Teeth should, ideally, be white or off-white. But the colour should be uniform across the surface of the tooth's enamel. White spots that develop on your enamel can, in fact, be a sign of the tooth's poor health—which will only get worse until your dentist intervenes.


A white spot that develops on a tooth can be a micro-cavity. The tooth's enamel is experiencing demineralisation, generally caused by the acidic effects of food and drink that you've consumed (with some foods and drinks obviously being much worse than others in this respect), along with cariogenic bacteria (the oral microorganisms that erode your teeth, causing cavities). It's smart to regularly inspect your teeth in the mirror, allowing you to spot these micro-cavities while they aren't a major issue.

Dental Fillings

Filling a cavity is one of the most common dental services that your local clinic will perform, but for the sake of your dental health, they'd prefer to intervene before the cavity needs to be filled. The good thing about micro-cavities is that they don't need to be filled. The bad thing is that without seeing your dentist, it's practically inevitable that a micro-cavity won't continue to develop—breaching your dental enamel, as opposed to remaining superficial.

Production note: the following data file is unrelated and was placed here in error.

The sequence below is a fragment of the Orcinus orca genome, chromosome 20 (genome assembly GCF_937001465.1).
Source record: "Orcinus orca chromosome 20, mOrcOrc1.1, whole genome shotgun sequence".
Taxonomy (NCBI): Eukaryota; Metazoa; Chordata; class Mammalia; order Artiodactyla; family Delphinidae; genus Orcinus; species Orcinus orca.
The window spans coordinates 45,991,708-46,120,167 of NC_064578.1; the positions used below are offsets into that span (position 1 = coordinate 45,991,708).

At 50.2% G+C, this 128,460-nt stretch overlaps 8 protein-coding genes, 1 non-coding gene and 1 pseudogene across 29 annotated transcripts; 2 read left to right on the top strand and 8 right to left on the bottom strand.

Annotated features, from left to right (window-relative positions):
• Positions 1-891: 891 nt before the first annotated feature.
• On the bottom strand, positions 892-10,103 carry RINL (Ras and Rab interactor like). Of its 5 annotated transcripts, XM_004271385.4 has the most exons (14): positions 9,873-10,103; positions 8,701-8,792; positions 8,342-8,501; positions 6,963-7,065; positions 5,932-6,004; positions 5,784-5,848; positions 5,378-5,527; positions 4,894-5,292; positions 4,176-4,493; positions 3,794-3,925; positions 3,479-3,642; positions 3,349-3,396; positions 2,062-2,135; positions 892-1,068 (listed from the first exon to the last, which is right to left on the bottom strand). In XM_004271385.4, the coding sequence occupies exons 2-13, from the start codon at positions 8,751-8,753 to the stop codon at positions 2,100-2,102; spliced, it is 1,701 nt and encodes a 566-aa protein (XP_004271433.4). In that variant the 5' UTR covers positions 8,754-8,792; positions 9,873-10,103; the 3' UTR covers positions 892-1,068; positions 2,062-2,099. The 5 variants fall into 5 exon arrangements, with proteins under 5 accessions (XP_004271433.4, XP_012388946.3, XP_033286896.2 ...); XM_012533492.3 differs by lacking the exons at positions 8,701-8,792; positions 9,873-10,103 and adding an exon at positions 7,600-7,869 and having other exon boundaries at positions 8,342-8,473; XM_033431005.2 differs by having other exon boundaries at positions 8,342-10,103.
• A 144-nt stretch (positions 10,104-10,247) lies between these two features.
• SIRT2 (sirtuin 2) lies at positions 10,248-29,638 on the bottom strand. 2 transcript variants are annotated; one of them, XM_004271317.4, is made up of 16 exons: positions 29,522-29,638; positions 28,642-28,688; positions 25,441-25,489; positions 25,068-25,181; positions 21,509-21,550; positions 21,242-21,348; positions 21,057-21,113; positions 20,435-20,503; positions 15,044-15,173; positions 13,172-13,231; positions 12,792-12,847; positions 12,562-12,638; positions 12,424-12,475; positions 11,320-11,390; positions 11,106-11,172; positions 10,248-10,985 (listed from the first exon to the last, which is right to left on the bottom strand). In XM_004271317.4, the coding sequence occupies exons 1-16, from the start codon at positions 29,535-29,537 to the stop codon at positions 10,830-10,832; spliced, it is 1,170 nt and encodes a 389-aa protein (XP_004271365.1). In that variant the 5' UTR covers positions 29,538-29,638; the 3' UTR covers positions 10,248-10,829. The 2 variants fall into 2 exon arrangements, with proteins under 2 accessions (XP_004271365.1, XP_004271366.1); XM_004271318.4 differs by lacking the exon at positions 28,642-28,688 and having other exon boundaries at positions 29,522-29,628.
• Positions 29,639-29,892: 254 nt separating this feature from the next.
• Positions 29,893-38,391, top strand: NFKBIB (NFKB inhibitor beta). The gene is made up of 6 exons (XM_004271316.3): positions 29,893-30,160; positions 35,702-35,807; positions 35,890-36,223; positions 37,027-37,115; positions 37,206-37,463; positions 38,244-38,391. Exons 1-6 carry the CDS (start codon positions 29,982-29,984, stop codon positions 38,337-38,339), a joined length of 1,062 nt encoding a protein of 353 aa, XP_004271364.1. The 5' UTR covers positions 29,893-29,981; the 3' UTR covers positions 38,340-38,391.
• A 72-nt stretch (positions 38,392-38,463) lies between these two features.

Fortifying Your Enamel

A white spot on your tooth is a sign that you need to schedule an appointment with your dentist. It's not an emergency, but it's not in your best interests to delay your appointment either. At this stage of deterioration, your dentist will want to remineralise the deficient area, which fortifies the enamel, prevents further decay and spares you from needing a filling.

Remineralising Your Tooth 

Remineralisation is typically achieved with a fluoride treatment. Your dentist will simply apply a fluoride varnish to the site, allow it to dry, and will then direct you to rinse and spit. Subsequent appointments to assess the micro-cavity (along with additional fluoride treatments) may prove to be necessary. Some patients may also benefit from a sealant applied to the tooth, and this is a transparent latex-like material (made of synthetic monomer) painted onto the tooth to form an extra barrier of protection.

Remember that a micro-cavity won't stay micro for long, and once a certain level of demineralisation has occurred, the process becomes irreversible, meaning that you'll need to have the cavity filled. White teeth are generally healthy teeth, but white spots on teeth can be a sign of impending trouble, which requires help from your dentist.

For more information, reach out to local dental services.